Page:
Home Tech & Gadgets Google firmly sanctioned by Russia: fine of 87 million euros

Google firmly sanctioned by Russia: fine of 87 million euros


Uhe record fine of 87 million euros was demanded by Russia from the Internet juggernaut, Google, accused of not having removed so-called “prohibited” content. The country’s growing pressure on digital giants is growing. In recent years, the Russian authorities have continued to tighten their control over the Internet, the last space in which critical voices of the Kremlin can still speak with relative freedom.

They regularly sanction large digital companies, especially foreign ones, accused of not erasing content condoning drugs, suicide and linked to the opposition. The fine of 7.2 billion rubles (87 million euros at the current rate) imposed by Google is, however, unprecedented in terms of its amount.

In a statement on Telegram, the press service of the courts of Moscow indicated that the Californian giant had been convicted of “recidivism”, because it did not remove from its platforms content considered illegal. The court did not specify what content it was. “We will study the court documents and then decide on the measures to be adopted,” Google’s press service told AFP, without further comment.

Fines, threats, blockings

This fine could be followed by another during the day against Meta (Facebook’s parent company), another digital heavyweight, tried by the same Moscow court. In October, the Russian telecoms gendarme, Roskomnadzor, threatened Meta to impose fines of up to “between 5% and 10% of the annual turnover” of its subsidiary in Russia, or hundreds of millions of euros.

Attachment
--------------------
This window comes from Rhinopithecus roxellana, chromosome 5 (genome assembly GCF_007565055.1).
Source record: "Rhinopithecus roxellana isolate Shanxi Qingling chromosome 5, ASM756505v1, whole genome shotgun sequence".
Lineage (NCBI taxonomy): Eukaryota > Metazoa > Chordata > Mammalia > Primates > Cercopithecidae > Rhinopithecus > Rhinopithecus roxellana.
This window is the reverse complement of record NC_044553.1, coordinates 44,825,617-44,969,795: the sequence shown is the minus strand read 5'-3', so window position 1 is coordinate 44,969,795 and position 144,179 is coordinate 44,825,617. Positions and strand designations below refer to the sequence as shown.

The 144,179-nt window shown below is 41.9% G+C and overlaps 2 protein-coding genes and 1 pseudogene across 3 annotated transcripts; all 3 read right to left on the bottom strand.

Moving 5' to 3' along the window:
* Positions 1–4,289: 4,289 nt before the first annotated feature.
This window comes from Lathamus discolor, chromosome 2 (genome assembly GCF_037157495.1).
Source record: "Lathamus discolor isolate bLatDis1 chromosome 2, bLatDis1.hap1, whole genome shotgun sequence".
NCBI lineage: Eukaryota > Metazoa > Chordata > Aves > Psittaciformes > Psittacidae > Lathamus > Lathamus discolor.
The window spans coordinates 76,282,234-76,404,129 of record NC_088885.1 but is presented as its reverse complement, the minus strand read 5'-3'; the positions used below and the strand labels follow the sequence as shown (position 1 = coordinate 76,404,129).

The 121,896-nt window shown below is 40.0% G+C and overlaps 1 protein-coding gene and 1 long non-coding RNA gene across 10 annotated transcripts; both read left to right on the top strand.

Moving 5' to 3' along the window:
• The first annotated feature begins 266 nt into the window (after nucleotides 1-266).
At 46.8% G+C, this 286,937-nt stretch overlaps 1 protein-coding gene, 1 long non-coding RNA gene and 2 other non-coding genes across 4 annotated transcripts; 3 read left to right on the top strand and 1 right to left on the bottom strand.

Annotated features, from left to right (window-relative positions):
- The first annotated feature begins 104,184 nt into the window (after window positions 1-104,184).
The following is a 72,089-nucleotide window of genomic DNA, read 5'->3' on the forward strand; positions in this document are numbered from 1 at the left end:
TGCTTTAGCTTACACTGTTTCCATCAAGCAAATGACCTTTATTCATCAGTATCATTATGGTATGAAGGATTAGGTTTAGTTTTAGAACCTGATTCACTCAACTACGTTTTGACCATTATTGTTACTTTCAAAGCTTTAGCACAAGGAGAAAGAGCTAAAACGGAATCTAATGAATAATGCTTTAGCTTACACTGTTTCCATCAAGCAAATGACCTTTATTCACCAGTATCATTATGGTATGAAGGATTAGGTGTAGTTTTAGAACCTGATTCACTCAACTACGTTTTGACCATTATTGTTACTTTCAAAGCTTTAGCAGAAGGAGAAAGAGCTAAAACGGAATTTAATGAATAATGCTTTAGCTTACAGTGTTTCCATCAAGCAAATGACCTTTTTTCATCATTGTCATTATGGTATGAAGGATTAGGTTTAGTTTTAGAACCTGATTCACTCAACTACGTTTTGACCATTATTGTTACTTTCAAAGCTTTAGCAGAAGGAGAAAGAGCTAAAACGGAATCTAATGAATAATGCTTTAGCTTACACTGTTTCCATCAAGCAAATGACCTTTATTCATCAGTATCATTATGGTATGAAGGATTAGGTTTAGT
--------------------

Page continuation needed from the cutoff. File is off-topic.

In addition to pressure for fines, authorities have threatened to arrest Apple and Google employees in Russia if they do not cooperate, according to sources inside the groups. In September, just before the general elections, Moscow succeeded in this way in forcing these two companies, accused of “electoral interference”, to withdraw from their virtual stores in Russia the application of the imprisoned opponent Alexeï Navalny.

When we do not comply with their demands, the Russian authorities also resort to temporary or permanent blockades. Several sites linked to Alexeï Navalny, whose organizations have been recognized as “extremists” by the Russian courts, have been permanently blocked. In September, Russia also blocked six widely used virtual private networks (VPNs) allowing access to the growing number of banned websites.

For Putin, the Gafams want to control society

Since 2014, Russian law has also required web companies to store the data of their Russian users in Russia, legislation that has cost Facebook, Google, Telegram and WhatsApp messengers thousands of euros in fines. The authorities are also developing a controversial “sovereign Internet” system that will eventually allow the Russian Internet to be isolated by separating it from the major global servers. The Kremlin denies wanting to build a national network under control, as is the case in China, but this is what NGOs and opponents fear.

In January 2021, President Vladimir Putin ruled that the Internet giants were “in de facto competition with States”, denouncing their “attempts to brutally control society”. Russian power is finally strengthening its stranglehold on the champions of Russian digital technology.

Passed under the control of a subsidiary of the gas giant Gazprom, the Russian tech group VK, parent company of the first Russian social network “VKontakte”, announced in mid-December the appointment as CEO of Vladimir Kirienko, son of a close associate of Mr. Poutine.